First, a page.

Please use this identifier to cite or link to this item: http://scholarbank.nus.edu.sg/handle/10635/30064
Title: MOLECULAR MECHANISMS FOR THE BIOGENESIS OF A PEROXISOME SUBCOMPARTMENT
Authors: LIU FANGFANG
Keywords: peroxisome, subcompartment, differentiation, protein sorting, positive feedback
Issue Date: 11-Jul-2011
Source: LIU FANGFANG (2011-07-11). MOLECULAR MECHANISMS FOR THE BIOGENESIS OF A PEROXISOME SUBCOMPARTMENT. ScholarBank@NUS Repository.
Abstract: Eukaryotic cells contain membrane-delimited organelles that execute specialized functions essential to cellular growth and metabolism. Organelles further diversify their function by differentiating into physically and functionally distinct subcompartments. For example, the ER is divided into distinct rough, smooth and transitional-ER. The mechanisms that generate organelle subcompartments are poorly understood. Peroxisomes are ubiquitous eukaryotic organelles that generally function in lipid metabolism, but also display a remarkable array of taxa-specific functions. Woronin bodies are specialized fungal peroxisomes that function to seal cell-cell channels when syncytial cellular filaments called hyphae are wounded. They are centered on a crystalline core of HEX and differentiate to become biochemically and functionally distinct sub-compartments. The aim of my thesis project is to use the Woronin body as a model system to study the generation and homeostasis of organelle sub-compartments. From a forward genetic screen for Woronin body loss-of-function, a PMP22 / MPV17-related membrane protein, WSC (Woronin Sorting Complex), was identified and shown to execute dual functions in Woronin body biogenesis. WSC specifically localizes to the membrane of Woronin body producing peroxisomes where it self-assembles into detergent-resistant oligomers that envelop HEX assemblies, forming asymmetrical nascent Woronin bodies. In a reaction requiring WSC, as well as a tethering protein called Leashin (LAH), these nascent organelles are delivered to the cell cortex, which permits their partitioning from mother peroxisomes and Woronin body inheritance. Despite using the canonical peroxisome import machinery for biogenesis, Woronin bodies are scarce compared to the overall peroxisome population. Using a photo-convertable peroxisome matrix marker, it is found that Woronin body producing peroxisomes differentiate to become enlarged and hyper-competent for matrix protein import. This process is controlled by HEX oligomers, which physically associates with the essential matrix import peroxin, PEX26, and promotes its enrichment in the membrane of differentiated peroxisomes. A PEX26 hypomorph disrupting differentiation produces increased numbers of aberrantly small Woronin bodies of reduced functionality. Taken together, these data suggest HEX and PEX26 comprise a positive feedback loop to promote peroxisome differentiation - HEX recruits PEX26, which in turn promotes the import of additional HEX and other matrix proteins. This regulates Woronin body abundance by producing a few dominant peroxisomes. The findings from this study show how a subpopulation of peroxisomes differentiates to produce the Woronin body subcompartments. HEX channels WSC to the membrane of Woronin body producing peroxisome, where it mediates Woronin body biogenesis through protein sorting; in a second function, HEX physically associates with PEX26 to promote peroxisome differentiation through positive feedback. This work shows how oligomers formed between proteins containing generic targeting signals and key components of organelle import machinery provide a basic mechanism for the production of organelle subpopulations of distinct composition and abundance.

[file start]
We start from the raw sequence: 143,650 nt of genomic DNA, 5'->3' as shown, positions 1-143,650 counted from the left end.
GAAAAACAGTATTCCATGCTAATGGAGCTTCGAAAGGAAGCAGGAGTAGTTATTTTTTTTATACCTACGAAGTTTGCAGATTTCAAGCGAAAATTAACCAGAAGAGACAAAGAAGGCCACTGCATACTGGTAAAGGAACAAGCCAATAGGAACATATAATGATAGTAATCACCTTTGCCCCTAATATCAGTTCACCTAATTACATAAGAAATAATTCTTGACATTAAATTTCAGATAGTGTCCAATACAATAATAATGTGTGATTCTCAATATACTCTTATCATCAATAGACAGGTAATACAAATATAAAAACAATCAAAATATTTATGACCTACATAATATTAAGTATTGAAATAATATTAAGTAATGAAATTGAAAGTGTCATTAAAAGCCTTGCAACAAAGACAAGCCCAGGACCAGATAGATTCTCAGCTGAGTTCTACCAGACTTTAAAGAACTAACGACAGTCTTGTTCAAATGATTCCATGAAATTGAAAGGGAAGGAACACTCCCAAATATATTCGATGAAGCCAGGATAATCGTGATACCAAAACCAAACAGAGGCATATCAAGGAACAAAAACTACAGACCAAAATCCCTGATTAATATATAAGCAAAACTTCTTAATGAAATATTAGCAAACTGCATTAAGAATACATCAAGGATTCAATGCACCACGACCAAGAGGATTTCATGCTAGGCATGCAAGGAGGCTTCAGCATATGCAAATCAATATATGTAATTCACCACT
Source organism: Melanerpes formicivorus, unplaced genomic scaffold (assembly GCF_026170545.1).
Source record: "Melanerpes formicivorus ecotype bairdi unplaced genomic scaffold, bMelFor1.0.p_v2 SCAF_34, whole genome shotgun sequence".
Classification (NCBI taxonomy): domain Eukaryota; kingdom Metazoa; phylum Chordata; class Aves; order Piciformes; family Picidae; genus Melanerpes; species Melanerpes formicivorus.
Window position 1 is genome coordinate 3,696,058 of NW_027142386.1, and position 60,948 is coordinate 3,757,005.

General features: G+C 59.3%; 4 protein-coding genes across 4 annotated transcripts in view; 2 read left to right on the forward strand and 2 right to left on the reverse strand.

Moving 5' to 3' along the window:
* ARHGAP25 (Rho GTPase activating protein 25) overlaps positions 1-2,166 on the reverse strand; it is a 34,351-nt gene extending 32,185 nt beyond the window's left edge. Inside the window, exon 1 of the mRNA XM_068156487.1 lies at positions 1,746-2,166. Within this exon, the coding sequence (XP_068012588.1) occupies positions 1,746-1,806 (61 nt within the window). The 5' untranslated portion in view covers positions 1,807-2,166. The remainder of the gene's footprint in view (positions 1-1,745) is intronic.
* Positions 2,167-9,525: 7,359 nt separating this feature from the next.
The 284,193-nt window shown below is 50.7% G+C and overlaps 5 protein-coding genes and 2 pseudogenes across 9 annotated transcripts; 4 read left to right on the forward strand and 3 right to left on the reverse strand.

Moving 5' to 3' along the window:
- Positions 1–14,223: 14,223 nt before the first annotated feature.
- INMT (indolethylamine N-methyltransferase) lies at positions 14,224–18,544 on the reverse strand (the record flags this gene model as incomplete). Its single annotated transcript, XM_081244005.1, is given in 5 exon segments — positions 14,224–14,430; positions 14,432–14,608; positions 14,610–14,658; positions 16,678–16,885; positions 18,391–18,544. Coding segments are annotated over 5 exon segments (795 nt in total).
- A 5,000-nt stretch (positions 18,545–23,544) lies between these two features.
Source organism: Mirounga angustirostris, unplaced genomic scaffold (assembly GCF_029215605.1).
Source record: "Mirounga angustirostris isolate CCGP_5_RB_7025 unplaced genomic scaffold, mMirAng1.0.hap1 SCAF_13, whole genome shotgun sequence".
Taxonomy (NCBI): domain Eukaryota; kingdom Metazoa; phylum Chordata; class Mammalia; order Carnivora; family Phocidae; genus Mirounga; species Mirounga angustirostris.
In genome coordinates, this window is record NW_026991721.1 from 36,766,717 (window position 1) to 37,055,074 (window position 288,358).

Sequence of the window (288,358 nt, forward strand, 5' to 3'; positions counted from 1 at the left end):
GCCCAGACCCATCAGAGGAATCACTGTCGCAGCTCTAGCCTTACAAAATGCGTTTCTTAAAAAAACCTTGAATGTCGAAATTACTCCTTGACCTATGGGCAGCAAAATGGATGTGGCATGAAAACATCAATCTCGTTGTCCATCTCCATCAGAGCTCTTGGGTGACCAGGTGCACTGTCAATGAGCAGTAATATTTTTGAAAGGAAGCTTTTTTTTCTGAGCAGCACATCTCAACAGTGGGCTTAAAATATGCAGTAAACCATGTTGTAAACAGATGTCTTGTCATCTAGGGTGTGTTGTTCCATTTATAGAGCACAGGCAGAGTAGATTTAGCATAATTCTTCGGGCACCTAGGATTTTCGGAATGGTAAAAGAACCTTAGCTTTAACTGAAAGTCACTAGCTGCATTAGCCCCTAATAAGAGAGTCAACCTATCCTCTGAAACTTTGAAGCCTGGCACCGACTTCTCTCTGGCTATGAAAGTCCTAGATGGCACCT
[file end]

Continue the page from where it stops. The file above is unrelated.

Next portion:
URI: http://scholarbank.nus.edu.sg/handle/10635/30064
Appears in Collections:Ph.D Theses (Open)

Show full item record
Files in This Item:
File Description SizeFormatAccess SettingsVersion 
PhD thesis (LIU).pdf2.29 MBAdobe PDF

OPEN

NoneView/Download
Figures-part 1(LIU).pdf8.72 MBAdobe PDF

OPEN

NoneView/Download
Figures-part 2(LIU).pdf8.09 MBAdobe PDF

OPEN

NoneView/Download
Figurse-part 3(LIU).pdf7.81 MBAdobe PDF

OPEN

NoneView/Download
Figures-part 4(LIU).pdf8.96 MBAdobe PDF

OPEN

NoneView/Download

Page view(s)

135
checked on Dec 11, 2017

Download(s)

46
checked on Dec 11, 2017

Google ScholarTM

Check


Items in DSpace are protected by copyright, with all rights reserved, unless otherwise indicated.